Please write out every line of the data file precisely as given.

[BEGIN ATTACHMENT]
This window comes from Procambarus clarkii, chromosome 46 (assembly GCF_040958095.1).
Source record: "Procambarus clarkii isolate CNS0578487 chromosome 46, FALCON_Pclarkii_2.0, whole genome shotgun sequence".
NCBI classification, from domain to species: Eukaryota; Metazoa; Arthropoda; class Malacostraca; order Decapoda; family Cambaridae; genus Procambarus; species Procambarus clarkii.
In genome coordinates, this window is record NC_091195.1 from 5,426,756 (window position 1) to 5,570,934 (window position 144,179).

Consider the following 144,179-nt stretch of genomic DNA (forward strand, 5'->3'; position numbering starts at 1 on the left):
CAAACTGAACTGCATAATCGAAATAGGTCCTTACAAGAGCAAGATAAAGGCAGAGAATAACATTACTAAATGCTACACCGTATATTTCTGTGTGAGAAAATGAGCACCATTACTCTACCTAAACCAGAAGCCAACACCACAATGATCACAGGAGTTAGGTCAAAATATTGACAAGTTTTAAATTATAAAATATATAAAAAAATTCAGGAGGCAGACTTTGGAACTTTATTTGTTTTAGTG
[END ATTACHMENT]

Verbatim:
This window comes from Procambarus clarkii, chromosome 46 (assembly GCF_040958095.1).
Source record: "Procambarus clarkii isolate CNS0578487 chromosome 46, FALCON_Pclarkii_2.0, whole genome shotgun sequence".
NCBI classification, from domain to species: Eukaryota; Metazoa; Arthropoda; class Malacostraca; order Decapoda; family Cambaridae; genus Procambarus; species Procambarus clarkii.
In genome coordinates, this window is record NC_091195.1 from 5,426,756 (window position 1) to 5,570,934 (window position 144,179).

Consider the following 144,179-nt stretch of genomic DNA (forward strand, 5'->3'; position numbering starts at 1 on the left):
CAAACTGAACTGCATAATCGAAATAGGTCCTTACAAGAGCAAGATAAAGGCAGAGAATAACATTACTAAATGCTACACCGTATATTTCTGTGTGAGAAAATGAGCACCATTACTCTACCTAAACCAGAAGCCAACACCACAATGATCACAGGAGTTAGGTCAAAATATTGACAAGTTTTAAATTATAAAATATATAAAAAAATTCAGGAGGCAGACTTTGGAACTTTATTTGTTTTAGTG